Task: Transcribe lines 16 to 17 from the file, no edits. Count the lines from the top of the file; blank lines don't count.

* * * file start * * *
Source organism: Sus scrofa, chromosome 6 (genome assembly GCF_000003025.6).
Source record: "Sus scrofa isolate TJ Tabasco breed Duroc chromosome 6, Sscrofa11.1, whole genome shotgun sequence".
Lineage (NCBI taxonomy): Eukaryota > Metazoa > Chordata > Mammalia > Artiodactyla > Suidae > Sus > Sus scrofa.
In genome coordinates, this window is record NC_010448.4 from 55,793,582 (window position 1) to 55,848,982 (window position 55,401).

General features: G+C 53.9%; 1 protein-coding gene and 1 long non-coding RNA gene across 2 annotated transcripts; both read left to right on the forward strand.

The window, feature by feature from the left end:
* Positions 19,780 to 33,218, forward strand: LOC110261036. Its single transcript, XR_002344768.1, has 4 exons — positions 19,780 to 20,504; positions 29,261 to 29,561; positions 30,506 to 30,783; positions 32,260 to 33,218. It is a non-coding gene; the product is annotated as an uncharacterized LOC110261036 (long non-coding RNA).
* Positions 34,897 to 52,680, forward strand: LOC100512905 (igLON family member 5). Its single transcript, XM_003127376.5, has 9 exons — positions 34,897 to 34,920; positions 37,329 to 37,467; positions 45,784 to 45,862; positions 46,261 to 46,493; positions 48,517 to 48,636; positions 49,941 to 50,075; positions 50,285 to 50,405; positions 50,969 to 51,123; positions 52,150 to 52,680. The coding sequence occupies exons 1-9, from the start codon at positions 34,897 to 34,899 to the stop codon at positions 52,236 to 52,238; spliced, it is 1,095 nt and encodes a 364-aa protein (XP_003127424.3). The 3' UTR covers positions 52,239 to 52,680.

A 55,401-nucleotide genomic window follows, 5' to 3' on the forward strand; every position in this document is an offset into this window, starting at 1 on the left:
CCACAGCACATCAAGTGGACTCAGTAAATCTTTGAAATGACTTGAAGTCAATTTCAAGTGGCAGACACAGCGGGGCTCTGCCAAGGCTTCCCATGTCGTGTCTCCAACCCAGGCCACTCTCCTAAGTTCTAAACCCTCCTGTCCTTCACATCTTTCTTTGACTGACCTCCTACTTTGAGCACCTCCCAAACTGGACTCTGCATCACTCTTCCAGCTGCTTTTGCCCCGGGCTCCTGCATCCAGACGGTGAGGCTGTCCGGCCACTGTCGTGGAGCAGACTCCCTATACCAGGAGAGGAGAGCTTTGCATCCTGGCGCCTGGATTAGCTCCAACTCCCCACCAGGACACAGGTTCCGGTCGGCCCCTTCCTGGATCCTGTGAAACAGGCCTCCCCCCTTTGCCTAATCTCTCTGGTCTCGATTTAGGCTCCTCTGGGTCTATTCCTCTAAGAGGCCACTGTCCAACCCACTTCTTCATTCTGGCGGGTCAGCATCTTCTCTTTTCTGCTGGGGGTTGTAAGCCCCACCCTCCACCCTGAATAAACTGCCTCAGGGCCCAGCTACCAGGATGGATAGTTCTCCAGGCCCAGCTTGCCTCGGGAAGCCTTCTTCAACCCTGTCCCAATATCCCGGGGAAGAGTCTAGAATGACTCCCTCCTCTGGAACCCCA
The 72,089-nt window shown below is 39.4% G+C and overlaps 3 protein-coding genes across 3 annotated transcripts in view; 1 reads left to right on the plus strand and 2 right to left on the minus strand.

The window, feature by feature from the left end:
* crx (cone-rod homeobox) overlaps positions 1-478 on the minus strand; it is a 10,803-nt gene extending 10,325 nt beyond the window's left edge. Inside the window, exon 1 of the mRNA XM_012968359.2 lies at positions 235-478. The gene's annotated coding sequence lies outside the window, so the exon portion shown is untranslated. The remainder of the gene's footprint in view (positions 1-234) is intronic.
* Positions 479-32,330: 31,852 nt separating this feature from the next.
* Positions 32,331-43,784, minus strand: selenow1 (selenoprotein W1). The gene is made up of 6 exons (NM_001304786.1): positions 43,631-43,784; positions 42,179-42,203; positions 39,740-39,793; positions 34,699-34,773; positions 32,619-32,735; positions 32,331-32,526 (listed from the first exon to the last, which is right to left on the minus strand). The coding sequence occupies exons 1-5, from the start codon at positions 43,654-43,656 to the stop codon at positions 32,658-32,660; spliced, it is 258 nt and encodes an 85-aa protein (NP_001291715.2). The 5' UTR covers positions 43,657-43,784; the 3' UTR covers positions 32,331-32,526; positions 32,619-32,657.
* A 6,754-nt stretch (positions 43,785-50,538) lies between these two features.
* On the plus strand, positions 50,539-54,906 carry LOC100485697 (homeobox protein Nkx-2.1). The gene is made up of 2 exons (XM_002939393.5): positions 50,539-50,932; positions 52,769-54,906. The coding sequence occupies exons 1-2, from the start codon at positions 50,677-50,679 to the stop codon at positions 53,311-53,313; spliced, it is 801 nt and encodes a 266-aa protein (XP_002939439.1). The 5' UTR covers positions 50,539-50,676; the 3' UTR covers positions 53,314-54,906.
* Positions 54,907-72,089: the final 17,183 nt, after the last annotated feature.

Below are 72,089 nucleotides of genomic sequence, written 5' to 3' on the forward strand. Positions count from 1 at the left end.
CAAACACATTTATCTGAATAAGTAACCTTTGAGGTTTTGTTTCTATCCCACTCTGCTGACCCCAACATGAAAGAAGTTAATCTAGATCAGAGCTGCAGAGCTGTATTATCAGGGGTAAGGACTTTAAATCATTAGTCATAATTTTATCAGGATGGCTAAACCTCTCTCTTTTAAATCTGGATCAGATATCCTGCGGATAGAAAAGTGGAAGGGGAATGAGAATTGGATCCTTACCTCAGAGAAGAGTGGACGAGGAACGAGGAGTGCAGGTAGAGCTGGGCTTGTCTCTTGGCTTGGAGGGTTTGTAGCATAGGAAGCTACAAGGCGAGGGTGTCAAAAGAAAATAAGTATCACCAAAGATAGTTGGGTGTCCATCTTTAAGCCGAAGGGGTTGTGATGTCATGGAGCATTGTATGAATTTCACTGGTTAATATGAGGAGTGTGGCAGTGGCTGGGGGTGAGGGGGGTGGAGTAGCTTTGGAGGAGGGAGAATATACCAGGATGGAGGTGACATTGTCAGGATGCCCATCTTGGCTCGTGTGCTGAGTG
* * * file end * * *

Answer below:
* A 6,754-nt stretch (positions 43,785-50,538) lies between these two features.
* On the plus strand, positions 50,539-54,906 carry LOC100485697 (homeobox protein Nkx-2.1). The gene is made up of 2 exons (XM_002939393.5): positions 50,539-50,932; positions 52,769-54,906. The coding sequence occupies exons 1-2, from the start codon at positions 50,677-50,679 to the stop codon at positions 53,311-53,313; spliced, it is 801 nt and encodes a 266-aa protein (XP_002939439.1). The 5' UTR covers positions 50,539-50,676; the 3' UTR covers positions 53,314-54,906.